By Jimoh Babatunde
Dr Filippo Bassi, the International Center for the Agricultural Research in the Dry Areas, ICARDA’s award-winning senior scientist, has urged Nigeria to determine the best wheat seed variety for every region in the country.
Speaking at the Olam Green Land’s webinar, titled “Deepening the wheat farming development programme in Nigeria through innovation, increasing investments, and collaborations,” Bassi said the country also need to put into consideration factors like seed maturity, yield, irrigation, and milling quality level for an optimum wheat supply nationally.
Dr Filippo Bassi, who is also the durum wheat breeding program leader in Morocco-based ICARDA, said “Once that is done, it will be easier to work with the various partners to deliver the ‘perfect’ variety.”
While calling on farmers to always apply the right techniques while cultivating wheat, he said wheat does not need too much water to grow, unlike rice which requires a lot of water.
He said there is a need to develop Human capacities as wheat cultivation is “not just about planting and harvesting; there is a need to train the trainers as wheat research is all about “heritability.”
Bassi added that there is modern equipment that can aid the smooth cultivation of wheat which is very high in protein and microelements.
“Wheat is more than a grain, it replaces the fallow season, reduces soil erosion, produces straw as feed for the animals and creates jobs and income in rural areas.”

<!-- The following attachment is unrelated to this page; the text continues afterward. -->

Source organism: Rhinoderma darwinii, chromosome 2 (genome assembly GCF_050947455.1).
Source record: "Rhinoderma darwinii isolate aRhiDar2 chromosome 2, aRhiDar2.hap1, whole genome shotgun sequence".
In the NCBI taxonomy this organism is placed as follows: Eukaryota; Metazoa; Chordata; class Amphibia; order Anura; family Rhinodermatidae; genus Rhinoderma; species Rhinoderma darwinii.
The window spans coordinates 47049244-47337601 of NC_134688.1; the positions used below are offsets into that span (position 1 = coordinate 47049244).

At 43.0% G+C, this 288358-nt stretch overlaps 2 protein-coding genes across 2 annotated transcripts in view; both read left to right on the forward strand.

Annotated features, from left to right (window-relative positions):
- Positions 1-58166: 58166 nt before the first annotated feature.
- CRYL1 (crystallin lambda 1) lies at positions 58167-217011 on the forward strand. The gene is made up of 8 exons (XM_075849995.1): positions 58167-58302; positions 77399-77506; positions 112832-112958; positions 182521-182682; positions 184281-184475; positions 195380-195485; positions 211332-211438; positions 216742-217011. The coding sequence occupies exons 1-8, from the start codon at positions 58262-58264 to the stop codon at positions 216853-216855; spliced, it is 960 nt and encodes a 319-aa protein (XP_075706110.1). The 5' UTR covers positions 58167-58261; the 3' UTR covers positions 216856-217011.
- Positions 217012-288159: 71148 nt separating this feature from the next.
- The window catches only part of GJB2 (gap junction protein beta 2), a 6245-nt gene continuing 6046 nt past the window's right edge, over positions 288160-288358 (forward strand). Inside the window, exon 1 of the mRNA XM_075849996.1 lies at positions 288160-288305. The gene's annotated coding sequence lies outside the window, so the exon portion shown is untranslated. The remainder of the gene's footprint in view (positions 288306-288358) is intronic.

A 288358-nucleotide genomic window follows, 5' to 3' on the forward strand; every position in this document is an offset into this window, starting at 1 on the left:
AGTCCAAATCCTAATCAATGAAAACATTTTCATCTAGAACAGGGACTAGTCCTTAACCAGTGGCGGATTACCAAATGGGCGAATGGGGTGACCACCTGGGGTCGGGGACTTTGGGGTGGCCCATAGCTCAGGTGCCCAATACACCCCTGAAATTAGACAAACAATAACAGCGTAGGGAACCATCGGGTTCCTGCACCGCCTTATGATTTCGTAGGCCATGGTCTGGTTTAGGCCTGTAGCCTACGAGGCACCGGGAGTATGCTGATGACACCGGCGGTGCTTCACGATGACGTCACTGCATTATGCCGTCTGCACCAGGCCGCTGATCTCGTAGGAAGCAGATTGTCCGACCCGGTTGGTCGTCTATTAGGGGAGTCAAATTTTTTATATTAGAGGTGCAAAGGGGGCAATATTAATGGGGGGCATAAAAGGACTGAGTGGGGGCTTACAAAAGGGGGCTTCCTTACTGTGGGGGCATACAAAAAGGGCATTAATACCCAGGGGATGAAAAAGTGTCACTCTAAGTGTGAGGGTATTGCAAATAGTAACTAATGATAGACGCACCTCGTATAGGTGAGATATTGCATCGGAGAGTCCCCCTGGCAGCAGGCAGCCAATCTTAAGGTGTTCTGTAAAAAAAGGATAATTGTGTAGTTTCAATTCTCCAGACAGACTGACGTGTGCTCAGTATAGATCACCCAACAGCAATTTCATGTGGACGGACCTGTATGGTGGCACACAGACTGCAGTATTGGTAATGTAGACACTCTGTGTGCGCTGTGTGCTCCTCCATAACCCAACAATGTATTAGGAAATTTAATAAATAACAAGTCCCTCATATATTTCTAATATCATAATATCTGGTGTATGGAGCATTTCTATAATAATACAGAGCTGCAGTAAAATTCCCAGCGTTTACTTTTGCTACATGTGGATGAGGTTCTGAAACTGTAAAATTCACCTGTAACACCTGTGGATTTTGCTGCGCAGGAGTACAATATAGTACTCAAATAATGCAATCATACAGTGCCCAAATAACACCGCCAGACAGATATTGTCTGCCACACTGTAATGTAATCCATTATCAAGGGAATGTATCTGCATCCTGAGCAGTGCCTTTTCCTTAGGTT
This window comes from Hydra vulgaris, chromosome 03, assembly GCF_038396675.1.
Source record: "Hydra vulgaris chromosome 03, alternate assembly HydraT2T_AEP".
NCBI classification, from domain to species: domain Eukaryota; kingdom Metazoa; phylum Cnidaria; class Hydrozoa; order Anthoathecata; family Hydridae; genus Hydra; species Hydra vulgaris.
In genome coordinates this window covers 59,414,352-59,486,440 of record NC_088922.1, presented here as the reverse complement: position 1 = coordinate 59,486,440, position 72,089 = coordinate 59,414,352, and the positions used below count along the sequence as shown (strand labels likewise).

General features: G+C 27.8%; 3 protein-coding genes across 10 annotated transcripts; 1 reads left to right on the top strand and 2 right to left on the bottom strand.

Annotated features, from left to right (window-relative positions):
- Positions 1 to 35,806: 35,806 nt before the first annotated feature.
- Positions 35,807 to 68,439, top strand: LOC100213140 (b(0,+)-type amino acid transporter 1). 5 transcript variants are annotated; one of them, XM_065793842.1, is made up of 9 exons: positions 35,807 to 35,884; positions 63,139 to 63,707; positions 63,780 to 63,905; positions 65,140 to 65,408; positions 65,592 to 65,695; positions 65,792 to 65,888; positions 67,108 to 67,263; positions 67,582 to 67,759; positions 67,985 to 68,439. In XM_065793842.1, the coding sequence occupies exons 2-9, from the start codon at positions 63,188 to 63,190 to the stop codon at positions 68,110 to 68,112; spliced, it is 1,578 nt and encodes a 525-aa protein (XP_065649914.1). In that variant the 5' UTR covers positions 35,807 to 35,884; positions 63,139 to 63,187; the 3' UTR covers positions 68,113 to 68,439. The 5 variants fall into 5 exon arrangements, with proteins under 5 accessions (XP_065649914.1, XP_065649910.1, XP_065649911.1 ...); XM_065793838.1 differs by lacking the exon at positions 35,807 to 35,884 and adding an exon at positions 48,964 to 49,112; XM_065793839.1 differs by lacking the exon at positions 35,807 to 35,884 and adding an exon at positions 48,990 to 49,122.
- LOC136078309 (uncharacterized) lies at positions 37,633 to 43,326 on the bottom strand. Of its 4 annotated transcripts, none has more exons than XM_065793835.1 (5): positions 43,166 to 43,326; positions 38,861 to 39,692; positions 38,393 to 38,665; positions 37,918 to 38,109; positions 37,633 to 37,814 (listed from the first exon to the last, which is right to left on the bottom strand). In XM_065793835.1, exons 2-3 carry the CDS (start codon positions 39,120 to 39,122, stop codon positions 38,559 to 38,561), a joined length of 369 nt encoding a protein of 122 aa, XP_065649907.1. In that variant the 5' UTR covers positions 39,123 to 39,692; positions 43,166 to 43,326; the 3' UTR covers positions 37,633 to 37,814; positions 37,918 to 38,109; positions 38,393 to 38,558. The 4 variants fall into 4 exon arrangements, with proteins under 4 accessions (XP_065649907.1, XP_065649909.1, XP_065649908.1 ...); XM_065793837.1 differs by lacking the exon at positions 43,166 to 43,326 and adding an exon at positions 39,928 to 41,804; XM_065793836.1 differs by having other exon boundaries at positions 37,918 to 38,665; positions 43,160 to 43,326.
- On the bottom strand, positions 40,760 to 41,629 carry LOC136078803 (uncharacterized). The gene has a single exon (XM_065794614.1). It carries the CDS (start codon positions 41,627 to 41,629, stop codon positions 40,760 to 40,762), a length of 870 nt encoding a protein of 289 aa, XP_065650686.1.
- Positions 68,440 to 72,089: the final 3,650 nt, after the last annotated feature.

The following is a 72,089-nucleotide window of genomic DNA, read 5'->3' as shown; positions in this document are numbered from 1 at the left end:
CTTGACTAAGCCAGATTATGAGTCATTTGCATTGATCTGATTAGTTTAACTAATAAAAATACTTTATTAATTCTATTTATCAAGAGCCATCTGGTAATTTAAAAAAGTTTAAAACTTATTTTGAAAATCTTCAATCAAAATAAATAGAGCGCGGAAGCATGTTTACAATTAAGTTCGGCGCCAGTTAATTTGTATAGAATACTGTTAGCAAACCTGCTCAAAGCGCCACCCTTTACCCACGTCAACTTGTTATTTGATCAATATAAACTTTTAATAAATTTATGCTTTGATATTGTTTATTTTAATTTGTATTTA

Also speaking during the webinar, the Minister of Agriculture and Rural Development, Alhaji Sabo Nanono, revealed that the government is willing to support stakeholders to boost local wheat production.
Alhaji Sabo Nanono, who was represented by his Technical Adviser on Knowledge Management & Communications, Richard-Mark Mbaram, noted that the Federal Government is poised to reduce the importation of wheat products into the country, hence the need to stakeholders in the wheat value chain.
He stated that the Federal Government would explore the area of research and mechanisation, stating that at the end of it all, major stakeholders in the Nigerian wheat value chain such as Olam Nigeria would be exporting wheat products to the rest of the world.
Speaking on the rationale for the webinar, Mr Ashish Pande, the Managing Director of Crown Flour Mill, a subsidiary of Olam Nigeria, said it is part of the company’s contribution to supporting ongoing efforts by the government and industry stakeholders in achieving Nigeria’s aspiration of self-sufficiency in wheat production and the overarching objective of food security.
According to Pande, the webinar will be a platform for engagement and exchange of ideas among stakeholders across the agriculture value chain. “The webinar series is our latest intervention programme to support Nigeria’s agro and food sufficiency drive.
He stated further: “Our sole objective of inaugurating the Olam Webinar Series is to facilitate conversations that will help all critical stakeholders galvanize for action by creating an ecosystem for partnerships and collaborations that will foster positive change.”